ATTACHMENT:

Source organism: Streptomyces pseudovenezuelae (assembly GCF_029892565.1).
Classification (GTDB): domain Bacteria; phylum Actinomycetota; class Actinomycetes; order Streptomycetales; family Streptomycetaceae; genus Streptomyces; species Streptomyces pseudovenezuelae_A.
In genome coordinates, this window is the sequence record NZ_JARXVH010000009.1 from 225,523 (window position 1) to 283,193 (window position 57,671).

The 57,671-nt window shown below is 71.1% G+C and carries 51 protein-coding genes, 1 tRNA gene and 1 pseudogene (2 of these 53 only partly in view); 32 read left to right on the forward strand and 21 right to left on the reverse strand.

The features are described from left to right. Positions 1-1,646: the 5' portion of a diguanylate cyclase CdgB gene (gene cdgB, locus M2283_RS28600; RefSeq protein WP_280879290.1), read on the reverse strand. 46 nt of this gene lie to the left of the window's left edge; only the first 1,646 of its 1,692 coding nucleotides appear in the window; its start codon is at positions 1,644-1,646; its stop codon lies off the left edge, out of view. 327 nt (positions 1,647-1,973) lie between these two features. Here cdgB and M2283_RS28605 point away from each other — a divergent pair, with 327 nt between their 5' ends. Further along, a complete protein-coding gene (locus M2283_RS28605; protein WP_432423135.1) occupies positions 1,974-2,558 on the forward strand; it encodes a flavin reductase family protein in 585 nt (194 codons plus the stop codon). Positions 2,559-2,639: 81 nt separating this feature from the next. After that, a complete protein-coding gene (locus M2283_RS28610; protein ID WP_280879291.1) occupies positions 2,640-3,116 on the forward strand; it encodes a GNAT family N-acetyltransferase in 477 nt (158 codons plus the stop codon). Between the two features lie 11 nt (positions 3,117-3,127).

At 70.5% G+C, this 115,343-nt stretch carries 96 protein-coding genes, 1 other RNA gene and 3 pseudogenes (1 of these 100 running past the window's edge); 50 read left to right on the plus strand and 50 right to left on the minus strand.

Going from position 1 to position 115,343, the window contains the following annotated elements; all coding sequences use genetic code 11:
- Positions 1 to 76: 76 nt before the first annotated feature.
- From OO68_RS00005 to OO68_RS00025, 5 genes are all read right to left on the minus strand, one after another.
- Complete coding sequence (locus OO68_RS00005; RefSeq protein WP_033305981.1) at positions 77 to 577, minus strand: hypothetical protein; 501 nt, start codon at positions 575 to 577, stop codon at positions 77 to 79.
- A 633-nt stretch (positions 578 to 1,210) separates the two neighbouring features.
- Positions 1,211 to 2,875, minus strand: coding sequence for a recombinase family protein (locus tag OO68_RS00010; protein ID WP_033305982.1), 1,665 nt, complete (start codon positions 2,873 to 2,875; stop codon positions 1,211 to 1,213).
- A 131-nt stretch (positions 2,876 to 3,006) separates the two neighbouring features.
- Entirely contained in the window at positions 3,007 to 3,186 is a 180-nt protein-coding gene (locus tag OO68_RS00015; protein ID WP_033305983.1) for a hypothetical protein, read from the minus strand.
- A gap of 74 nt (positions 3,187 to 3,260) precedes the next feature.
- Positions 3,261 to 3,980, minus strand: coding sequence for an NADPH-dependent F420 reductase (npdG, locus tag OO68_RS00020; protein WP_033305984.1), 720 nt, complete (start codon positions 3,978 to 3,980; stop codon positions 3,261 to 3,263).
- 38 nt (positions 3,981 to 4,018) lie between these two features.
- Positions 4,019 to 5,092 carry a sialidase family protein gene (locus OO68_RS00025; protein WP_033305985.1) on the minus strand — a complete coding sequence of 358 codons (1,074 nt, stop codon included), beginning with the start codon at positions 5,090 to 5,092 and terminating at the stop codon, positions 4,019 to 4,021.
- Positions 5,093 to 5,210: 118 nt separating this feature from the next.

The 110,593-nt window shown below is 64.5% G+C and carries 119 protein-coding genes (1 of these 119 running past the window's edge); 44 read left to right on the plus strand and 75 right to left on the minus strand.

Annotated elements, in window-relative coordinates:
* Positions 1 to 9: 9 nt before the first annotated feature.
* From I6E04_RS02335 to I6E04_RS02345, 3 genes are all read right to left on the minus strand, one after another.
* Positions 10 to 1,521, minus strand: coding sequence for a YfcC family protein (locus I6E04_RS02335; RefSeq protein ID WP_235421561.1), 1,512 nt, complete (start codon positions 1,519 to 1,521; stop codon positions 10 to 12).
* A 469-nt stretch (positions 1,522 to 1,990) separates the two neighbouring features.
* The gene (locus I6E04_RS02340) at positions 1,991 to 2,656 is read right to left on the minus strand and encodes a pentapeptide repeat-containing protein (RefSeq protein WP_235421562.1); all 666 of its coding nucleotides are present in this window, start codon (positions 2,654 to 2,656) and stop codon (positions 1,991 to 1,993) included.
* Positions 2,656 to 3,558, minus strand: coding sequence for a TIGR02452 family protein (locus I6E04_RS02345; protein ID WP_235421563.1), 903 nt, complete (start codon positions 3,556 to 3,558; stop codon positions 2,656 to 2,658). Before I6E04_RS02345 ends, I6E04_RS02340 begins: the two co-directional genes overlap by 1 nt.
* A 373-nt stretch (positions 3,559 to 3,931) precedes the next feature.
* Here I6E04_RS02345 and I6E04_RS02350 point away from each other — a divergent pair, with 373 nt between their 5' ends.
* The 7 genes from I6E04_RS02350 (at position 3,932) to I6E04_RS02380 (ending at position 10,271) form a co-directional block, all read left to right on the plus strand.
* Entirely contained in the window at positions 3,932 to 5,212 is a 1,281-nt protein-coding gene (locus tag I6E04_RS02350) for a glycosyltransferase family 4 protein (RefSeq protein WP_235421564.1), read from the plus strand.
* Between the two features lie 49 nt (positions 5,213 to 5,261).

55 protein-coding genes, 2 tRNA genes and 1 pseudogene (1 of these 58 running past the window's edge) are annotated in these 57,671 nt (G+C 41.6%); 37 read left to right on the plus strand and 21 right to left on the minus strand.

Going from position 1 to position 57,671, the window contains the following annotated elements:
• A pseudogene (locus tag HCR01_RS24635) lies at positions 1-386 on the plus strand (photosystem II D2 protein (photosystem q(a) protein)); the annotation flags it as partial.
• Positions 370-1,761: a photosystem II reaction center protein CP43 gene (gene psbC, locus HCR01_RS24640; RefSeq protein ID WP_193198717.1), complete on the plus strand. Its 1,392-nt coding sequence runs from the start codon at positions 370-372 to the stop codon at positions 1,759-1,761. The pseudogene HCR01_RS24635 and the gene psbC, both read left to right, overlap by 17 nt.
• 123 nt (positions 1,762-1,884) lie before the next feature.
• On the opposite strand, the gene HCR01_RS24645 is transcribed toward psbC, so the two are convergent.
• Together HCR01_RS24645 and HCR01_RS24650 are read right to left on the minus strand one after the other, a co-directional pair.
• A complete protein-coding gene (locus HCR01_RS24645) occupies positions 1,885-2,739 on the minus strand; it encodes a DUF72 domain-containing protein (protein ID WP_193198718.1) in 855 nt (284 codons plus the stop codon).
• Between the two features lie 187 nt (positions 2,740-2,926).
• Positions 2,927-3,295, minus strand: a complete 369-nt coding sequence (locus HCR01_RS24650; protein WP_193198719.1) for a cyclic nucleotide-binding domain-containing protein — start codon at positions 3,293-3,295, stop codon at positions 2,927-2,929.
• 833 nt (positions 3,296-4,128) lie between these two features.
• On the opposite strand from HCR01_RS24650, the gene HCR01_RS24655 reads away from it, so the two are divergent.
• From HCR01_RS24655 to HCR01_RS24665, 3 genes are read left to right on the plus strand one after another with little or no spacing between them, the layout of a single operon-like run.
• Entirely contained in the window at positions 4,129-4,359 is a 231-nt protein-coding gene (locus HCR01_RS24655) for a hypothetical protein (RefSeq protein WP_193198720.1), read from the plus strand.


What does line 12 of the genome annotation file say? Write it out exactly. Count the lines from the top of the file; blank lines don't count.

- Positions 1,211 to 2,875, minus strand: coding sequence for a recombinase family protein (locus tag OO68_RS00010; protein ID WP_033305982.1), 1,665 nt, complete (start codon positions 2,873 to 2,875; stop codon positions 1,211 to 1,213).